Declassified files: Parents of Michelle O’Neill’s cousin ‘did not want him in the IRA’

Tony Doris and two other IRA men died when they were ambushed by the SAS in Coagh in 1991
Tony Doris and two other IRA men died when they were ambushed by the SAS in Coagh in 1991

The parents of Michelle O’Neill’s cousin did not want him to join the IRA, according to the views of the parish priest which are revealed in declassified government files.

Tony Doris – whose cousin this year succeeded Martin McGuinness as leader of Sinn Fein in Northern Ireland – was killed after the stolen car in which he and two IRA colleagues was travelling to conduct a murder was ambushed by the SAS.

Tony Doris was a cousin of present Sinn Fein leader Michelle ONeill

Tony Doris was a cousin of present Sinn Fein leader Michelle ONeill

Prolonged shooting by the undercover soldiers led to the vehicle eventually erupting into flames.

There has never been an inquest into the death and the case is one of several high-profile cases for which Sinn Fein and others are currently pressing for inquests.

Two years ago, the Tyrone Sinn Fein Commemoration Committee described Doris as “OC of his unit” and said that he and the two others killed by the SAS would be remembered by the people of Tyrone for having “made the supreme sacrifice in the struggle for Irish freedom”.

But a file which has been declassified at the Public Record Office in Belfast suggests that there was far less support at home for the young man’s decision to join the IRA.

The parish priest in Coalisland, Fr McEntegart, had been in the Co Tyrone village for eight years at the point when the young man was killed.

He wrote a forceful letter – and one which was taken seriously by officials – to the NIO, the chief constable and Dublin’s Department of Foreign Affairs to protest about the heavy RUC operation surrounding the Doris family home prior to the funeral.

In the letter he described the Doris family as “a peace loving family who had no sympathies with the IRA, and whose son had been recruited against their wishes by the IRA”.

The priest described the people of Coalisland as 95% Roman Catholic “and deeply opposed to the IRA”.

Fr McEntegart said that he wanted to express his “disquiet” at the policing operation surrounding the funeral. He said: “I myself was disturbed and many of my people were distressed at the operations.

“I must stress that the perceptions of many peace loving people, who gave no support to the IRA, and who gave at least passive support to the RUC, have been changed for the worse by the strategies adopted.”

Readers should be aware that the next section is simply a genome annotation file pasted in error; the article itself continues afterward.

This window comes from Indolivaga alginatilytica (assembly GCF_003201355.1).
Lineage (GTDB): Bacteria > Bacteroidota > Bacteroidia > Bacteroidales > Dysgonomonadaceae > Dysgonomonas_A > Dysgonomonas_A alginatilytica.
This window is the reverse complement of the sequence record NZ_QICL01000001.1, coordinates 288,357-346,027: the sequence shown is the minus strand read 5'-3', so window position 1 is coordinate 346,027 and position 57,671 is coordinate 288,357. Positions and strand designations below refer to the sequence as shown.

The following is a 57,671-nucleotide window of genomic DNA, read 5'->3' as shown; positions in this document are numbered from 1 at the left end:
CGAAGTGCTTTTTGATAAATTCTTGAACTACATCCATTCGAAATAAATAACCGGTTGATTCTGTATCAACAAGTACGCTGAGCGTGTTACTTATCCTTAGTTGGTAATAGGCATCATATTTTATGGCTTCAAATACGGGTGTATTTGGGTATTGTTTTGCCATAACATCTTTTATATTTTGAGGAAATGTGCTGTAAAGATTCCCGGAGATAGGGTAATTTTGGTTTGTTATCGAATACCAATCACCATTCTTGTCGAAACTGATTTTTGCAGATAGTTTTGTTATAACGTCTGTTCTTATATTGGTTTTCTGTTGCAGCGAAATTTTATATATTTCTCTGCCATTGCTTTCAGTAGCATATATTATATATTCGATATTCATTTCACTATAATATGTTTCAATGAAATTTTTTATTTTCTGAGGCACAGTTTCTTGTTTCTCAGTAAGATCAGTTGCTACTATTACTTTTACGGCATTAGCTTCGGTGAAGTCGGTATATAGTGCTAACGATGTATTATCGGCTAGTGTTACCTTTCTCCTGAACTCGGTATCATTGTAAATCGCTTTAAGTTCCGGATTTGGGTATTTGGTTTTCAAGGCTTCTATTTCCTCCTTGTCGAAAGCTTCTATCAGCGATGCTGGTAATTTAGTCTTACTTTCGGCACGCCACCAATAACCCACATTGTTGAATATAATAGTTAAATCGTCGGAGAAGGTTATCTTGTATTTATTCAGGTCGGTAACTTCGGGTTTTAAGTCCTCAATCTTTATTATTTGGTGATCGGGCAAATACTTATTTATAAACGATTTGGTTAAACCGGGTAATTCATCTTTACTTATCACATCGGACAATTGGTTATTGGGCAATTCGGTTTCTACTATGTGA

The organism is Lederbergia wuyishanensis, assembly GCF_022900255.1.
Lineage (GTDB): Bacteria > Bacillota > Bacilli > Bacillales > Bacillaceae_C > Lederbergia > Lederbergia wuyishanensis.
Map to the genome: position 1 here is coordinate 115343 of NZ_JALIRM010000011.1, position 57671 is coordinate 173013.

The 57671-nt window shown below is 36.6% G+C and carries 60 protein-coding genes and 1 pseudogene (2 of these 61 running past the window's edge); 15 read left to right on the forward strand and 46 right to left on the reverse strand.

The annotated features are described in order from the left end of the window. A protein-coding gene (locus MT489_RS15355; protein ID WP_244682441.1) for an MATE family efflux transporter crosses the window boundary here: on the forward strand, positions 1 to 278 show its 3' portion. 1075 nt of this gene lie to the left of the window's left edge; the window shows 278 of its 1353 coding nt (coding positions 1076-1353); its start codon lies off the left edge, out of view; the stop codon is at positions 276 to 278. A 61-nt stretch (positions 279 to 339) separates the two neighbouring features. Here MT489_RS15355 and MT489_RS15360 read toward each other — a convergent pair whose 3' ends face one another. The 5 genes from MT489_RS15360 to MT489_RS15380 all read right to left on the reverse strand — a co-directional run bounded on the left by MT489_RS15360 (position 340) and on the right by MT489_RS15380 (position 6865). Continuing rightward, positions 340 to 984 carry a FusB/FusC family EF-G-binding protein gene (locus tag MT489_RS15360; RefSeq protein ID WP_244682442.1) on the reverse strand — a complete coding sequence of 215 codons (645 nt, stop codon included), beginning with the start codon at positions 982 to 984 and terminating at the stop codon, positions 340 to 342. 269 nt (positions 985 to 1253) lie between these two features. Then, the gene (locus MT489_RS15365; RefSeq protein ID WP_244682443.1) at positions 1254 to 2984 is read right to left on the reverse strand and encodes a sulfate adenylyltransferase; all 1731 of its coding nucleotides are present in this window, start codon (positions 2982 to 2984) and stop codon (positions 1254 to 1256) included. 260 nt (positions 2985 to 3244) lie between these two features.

The priest said that he had met police commanders beforehand and suggested a “low profiled [security] presence” because they were “confident that neither the Doris family nor the local Sinn Fein representative wanted any ‘take-over’ actions by the IRA or Sinn Fein”.

He went on: “I would like to stress particularly that the attitude of the Doris family has always been disapproving of the IRA and of their son’s alleged involvement which brought him to a tragic and controversial death in Coagh on Monday, June 3.”

Fr McEntegart went on to say that before Mr Doris’s body was released from the mortuary 13 RUC Land Rovers entered Coalisland, with seven in the “narrow cul-de-sac in which the Doris home is situated”.

The letter was forwarded to the Paymaster General, Lord Belstead, by NIO official John Ledlie who described the correspondence as “very calm and moderate”.

A confidential June 20 1991 memo from another official entitled ‘Funeral of Tony Doris, Coalisland’, said that Lord Belstead had seen the priest’s letter and had said: “This is of course very difficult. The other side of the coin is the affront to peace-loving people on either side of the border of the heavy PIRA presence at the funeral in the Republic.

“That said, Canon McEntegart’s letter requires a reply.

“I wonder if it is possible at official level to discuss with the RUC how they intend to reply to what is indeed a well-argued letter?”

Earlier, a confidential June 13 1991 note from Nigel Hamilton to Mr Ledlie had said that a member of the NIO’s staff and a member of “the council staff who live in east Tyrone” had contacted the NIO to express concern about the “extremely triumphalist” attitudes of the police and the Army in the days following the Coagh killings.

Mr Hamilton – who would go on to become head of the Northern Ireland Civil Service – added: “It is recognised throughout both communities that several of those killed were known to be hard-line republicans and involved with terrorism. To that extent, it was not surprising to the local community that they were intercepted in that way.”

However, the concern was expressed that the security force attitudes after the killings could be more damaging than the killings themselves.

According to the book Lost Lives, the priest had at the funeral publicly condemned what he described as a “provocative” display of RUC strength.

The RUC had responded at the time by saying: “It is not acceptable that a terrorist organisation should be able to do as it pleases on such occasions and the presence of the security forces was intended to ensure that this did not occur.”

In 1998, a notice in An Phoblacht said: “In proud and loving memory of Volunteer Tony Doris, who was killed on active service on June 3 1991.

“Always remembered by his mother, father, brother and sisters.”

The other IRA men who were in the car and were killed were Pete Ryan and Lawrence McNally.

The IRA admitted at the time that they had been about to begin an attack when they were shot dead.